This sleeping pad is highly recommended and is used by military personnel all over the world.  It is an accordion style sleeping pad that can be folded up into a compact rectangle for easy transport. Another bonus to this style is that in a emergency it can be refolded and packed away extremely quickly as it involves no deflating or rolling. Depending on your BOB it may fit inside but will more then likely have to be attached to the outside. Having carted this around in the field, we can attest to the fact that while being as durable as they come, it weighs virtually nothing, so you only need to focus on the space it will take up. It is designed with Therm-a-Rest’s own “ThermaCapture” system which essentially reflects radiant heat back into your body. This sleeping pad in our opinion is the top choice on the market today.

ALPS Mountaineering Comfort Series Air Pad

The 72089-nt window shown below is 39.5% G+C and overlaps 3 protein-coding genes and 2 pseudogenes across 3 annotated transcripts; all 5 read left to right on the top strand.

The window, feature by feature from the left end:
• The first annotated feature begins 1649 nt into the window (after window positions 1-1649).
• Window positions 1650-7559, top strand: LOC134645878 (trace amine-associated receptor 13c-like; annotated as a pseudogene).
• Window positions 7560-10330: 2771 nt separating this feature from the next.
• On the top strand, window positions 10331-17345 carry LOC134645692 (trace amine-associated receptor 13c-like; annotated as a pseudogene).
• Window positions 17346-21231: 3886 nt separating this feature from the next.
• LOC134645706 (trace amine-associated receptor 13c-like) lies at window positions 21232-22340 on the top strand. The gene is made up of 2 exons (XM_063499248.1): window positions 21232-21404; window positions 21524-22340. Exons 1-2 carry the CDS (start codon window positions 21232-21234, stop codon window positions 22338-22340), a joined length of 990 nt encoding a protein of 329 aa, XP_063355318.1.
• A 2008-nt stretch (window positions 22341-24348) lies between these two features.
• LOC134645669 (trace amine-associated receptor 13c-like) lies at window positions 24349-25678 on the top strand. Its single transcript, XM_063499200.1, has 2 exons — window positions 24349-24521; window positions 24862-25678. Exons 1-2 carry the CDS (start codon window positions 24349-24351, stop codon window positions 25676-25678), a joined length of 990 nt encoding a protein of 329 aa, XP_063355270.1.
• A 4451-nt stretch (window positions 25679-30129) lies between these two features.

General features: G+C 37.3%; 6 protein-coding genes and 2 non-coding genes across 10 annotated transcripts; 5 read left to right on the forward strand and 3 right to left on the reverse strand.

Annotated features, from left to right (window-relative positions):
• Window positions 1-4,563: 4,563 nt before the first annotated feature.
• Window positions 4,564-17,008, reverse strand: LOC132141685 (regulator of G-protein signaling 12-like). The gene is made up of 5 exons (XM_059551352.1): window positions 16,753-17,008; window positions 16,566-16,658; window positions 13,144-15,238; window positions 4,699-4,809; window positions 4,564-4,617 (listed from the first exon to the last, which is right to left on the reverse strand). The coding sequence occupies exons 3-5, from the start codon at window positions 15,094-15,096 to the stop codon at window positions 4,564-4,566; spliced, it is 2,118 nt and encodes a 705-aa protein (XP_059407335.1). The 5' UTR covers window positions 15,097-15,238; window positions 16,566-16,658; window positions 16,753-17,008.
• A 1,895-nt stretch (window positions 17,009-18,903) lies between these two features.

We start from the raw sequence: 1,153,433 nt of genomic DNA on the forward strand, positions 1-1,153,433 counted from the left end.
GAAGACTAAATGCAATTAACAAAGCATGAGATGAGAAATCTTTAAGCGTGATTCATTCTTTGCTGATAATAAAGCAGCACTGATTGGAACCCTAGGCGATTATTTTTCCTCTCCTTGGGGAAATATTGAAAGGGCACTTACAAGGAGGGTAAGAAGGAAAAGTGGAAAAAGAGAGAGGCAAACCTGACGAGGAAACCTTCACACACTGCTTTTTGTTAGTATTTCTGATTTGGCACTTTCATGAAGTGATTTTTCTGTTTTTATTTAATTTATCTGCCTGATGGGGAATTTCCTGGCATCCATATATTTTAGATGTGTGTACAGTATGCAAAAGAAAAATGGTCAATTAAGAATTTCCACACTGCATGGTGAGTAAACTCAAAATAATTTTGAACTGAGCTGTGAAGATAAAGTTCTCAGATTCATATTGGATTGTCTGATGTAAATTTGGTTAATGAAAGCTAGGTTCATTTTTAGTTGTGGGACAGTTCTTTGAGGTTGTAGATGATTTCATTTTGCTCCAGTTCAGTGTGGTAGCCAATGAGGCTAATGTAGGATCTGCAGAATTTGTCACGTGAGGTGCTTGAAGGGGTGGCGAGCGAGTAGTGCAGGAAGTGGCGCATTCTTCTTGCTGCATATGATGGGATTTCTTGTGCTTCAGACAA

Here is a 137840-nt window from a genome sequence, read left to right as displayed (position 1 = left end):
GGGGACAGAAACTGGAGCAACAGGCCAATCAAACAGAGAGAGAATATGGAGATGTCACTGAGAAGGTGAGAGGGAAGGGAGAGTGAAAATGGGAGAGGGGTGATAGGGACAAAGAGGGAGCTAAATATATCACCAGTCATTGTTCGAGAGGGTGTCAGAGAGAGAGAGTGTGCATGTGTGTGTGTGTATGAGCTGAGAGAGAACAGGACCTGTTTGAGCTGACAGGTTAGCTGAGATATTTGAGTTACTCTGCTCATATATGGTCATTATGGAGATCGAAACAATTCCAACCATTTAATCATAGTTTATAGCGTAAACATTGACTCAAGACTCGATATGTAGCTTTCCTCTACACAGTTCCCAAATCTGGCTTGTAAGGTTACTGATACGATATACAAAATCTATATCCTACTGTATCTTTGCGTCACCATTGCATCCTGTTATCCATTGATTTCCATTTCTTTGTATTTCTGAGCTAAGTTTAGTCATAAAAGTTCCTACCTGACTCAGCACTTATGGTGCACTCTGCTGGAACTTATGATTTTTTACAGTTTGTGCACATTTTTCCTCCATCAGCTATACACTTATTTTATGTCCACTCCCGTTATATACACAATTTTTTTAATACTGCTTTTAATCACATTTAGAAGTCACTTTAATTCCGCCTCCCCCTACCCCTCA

The ALPS Mountaineering Comfort Series Air Pad is another excellent choice for a sleeping pad. It is a roll up style and is self inflating. Open it up, flatten it out, open the air valve, and wait for it to inflate. With a brushed suede top this pad is definitely comfortable. When rolled it is not overly large, however like many sleeping pads, it may need to be attached to the outside of your pack. My only complaint is that with self inflating systems is that they take more time to pack up as they must be deflated, rolled and placed in a carrier. That aside, there is nothing wrong with this style of pad, it just depends on your preference. ALPS Mountaineering is a trusted brand and produces all sorts of quality outdoor products.